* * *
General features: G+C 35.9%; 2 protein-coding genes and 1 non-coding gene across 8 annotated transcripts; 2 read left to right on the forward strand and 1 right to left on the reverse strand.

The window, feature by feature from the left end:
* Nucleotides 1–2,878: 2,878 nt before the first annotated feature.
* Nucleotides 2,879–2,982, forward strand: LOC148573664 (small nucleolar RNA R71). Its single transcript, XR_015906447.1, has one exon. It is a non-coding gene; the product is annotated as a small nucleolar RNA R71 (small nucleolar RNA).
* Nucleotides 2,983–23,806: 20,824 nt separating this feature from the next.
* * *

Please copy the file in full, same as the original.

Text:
General features: G+C 35.9%; 2 protein-coding genes and 1 non-coding gene across 8 annotated transcripts; 2 read left to right on the forward strand and 1 right to left on the reverse strand.

The window, feature by feature from the left end:
* Nucleotides 1–2,878: 2,878 nt before the first annotated feature.
* Nucleotides 2,879–2,982, forward strand: LOC148573664 (small nucleolar RNA R71). Its single transcript, XR_015906447.1, has one exon. It is a non-coding gene; the product is annotated as a small nucleolar RNA R71 (small nucleolar RNA).
* Nucleotides 2,983–23,806: 20,824 nt separating this feature from the next.